By Joseph Were
It has not been a wonderful world at Zain Uganda according to its official third quarter financial statements.
The telecom giant recorded a net loss of US$ 3.6 million (approx. Shs7 billion) over the three months’ period ending September 30 on top of a 27 percent drop in revenues, declining market share and dwindling Average Revenue per User (ARPU).
Zain’s revenue performance was mainly attributed to destructive competition activities, price wars and the launch of a new mobile operator. However on the upside, the Shilling gained tremendous strength against the US dollar in Q3 as a result of foreign exchange inflows from offshore investors, thus easing the pressure on Net Income, the statement said.
Revenues dropped from US$ 104.6 million over the same period last year to US76.4 million, ARPU from US$ 7 per month to US$4, while market share slid one percentage point to 37% for the period ending September 30, 2009.
However, Zain Uganda’s subscriber base continued to grow, swelling an impressive 20% from 1,865,000 to 2, 243,000 over the period.
Globally, Zain said third-quarter profit dropped 53 percent. It blamed currency fluctuations and increased financing costs for its network expansion.
Net profit declined to US$ 677.1 million from US$ 878.1 million, Zain said in a statement. Currency changes, especially in Africa, reduced profit by US$130 million.
|Market share according to Zain|
Zain’s dismal performance comes as Kharafi Group, Zain’s second-largest shareholder, prepares to sell control of the company.
Kharafi signed an accord in September to dispose of a 46 percent stake, valued at US$13.7 billion, to India’s Vavasi Group and Malaysian billionaire Syed Mokhtar Al- Bukhary. Zain remains Kuwait’s biggest phone company, according to Bloomberg news.
Consolidated Revenues grew by 24 percent to US$ 6,168 million from US$ 5,374.7 million or 18 cents a share.
‘The global economic crisis, unfavorable foreign currency fluctuations, particularly in many of our African operations coupled with reduced interest income and investment income plus higher financing costs, have had a significant impact on the company’s overall profit,’ Chief Executive Officer Saad al- Barrak said in an e-mailed statement to Bloomberg News.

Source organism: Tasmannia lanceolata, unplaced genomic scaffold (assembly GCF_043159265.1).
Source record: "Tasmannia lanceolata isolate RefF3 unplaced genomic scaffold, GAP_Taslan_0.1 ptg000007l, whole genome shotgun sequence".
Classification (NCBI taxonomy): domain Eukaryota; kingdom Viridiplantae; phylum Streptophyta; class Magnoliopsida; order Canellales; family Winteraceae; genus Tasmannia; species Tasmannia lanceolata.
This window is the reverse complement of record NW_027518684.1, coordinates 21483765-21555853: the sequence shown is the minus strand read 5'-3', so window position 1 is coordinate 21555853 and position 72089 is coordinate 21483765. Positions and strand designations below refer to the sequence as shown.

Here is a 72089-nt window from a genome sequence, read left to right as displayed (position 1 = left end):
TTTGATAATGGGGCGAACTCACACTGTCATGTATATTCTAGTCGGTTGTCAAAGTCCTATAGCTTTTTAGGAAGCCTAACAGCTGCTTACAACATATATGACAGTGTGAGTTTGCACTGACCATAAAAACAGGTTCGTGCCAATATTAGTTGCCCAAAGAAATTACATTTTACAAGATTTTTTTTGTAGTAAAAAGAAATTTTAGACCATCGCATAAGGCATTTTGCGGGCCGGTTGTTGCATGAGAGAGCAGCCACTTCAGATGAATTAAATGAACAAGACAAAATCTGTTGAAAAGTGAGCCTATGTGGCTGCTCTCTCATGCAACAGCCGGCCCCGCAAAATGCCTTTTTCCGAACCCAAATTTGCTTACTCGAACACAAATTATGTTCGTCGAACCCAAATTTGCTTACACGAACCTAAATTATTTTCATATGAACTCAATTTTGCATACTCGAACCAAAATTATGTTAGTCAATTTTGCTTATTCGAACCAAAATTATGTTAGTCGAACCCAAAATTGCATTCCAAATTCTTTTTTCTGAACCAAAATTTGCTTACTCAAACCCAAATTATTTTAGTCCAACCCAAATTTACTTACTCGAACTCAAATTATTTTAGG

‘Adding to these challenges are the associated ‘start-up’ capital and operational expenditures in two large and promising operations that were launched in the last 12 months, namely Saudi Arabia and Ghana, as well as increased fixed costs charges as a result of network expansion in many of our markets,’ the CEO said.
Al-Barrak said Oct. 5 that Zain forecast 30 percent growth in earnings before interest, taxes, depreciation and amortization this year. Zain’s Ebitda rose 37 percent to US$2,623.9 million in the first nine months, the company said.
On Sept. 16, Kharafi invited smaller holders to sell their shares so it could gather enough stock for a majority stake.
Shareholders participating in the stake sale agreed to sell 46 percent, Kharafi said in September. Two Zain investors filed four lawsuits challenging the possible stake sale, their lawyer said later.
Zain halted talks to sell its African operations at the request of potential buyers of the stake, al-Barrak said October 5. Zain had been in talks with three potential buyers, he said.
Vivendi SA, owner of phone companies SFR and Maroc Telecom, said in July it halted talks with Zain about buying a majority stake in the Kuwaiti company’s African phone assets. Zain values the assets at about US$10 billion, three people familiar with the plans said in June. Al-Barrak has declined to disclose how much Zain’s African assets are worth.
Zain operates in 22 African countries with more than 67 million subscribers. Most were former Celtel operations that were rebranded as Zain after being acquired in March 2005 for US$3.4 billion.